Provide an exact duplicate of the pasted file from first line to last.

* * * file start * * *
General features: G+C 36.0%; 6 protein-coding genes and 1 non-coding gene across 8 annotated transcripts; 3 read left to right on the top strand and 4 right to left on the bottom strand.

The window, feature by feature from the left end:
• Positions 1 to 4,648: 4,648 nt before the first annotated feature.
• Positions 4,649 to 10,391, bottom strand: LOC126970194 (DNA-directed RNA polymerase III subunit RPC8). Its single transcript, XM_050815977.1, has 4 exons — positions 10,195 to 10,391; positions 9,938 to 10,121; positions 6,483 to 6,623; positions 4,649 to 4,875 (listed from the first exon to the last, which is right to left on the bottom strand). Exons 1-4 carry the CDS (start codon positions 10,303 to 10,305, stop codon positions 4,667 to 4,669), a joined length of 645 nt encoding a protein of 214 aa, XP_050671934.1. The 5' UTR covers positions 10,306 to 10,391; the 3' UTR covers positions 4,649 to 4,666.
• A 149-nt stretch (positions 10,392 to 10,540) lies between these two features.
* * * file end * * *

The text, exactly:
General features: G+C 36.0%; 6 protein-coding genes and 1 non-coding gene across 8 annotated transcripts; 3 read left to right on the top strand and 4 right to left on the bottom strand.

The window, feature by feature from the left end:
• Positions 1 to 4,648: 4,648 nt before the first annotated feature.
• Positions 4,649 to 10,391, bottom strand: LOC126970194 (DNA-directed RNA polymerase III subunit RPC8). Its single transcript, XM_050815977.1, has 4 exons — positions 10,195 to 10,391; positions 9,938 to 10,121; positions 6,483 to 6,623; positions 4,649 to 4,875 (listed from the first exon to the last, which is right to left on the bottom strand). Exons 1-4 carry the CDS (start codon positions 10,303 to 10,305, stop codon positions 4,667 to 4,669), a joined length of 645 nt encoding a protein of 214 aa, XP_050671934.1. The 5' UTR covers positions 10,306 to 10,391; the 3' UTR covers positions 4,649 to 4,666.
• A 149-nt stretch (positions 10,392 to 10,540) lies between these two features.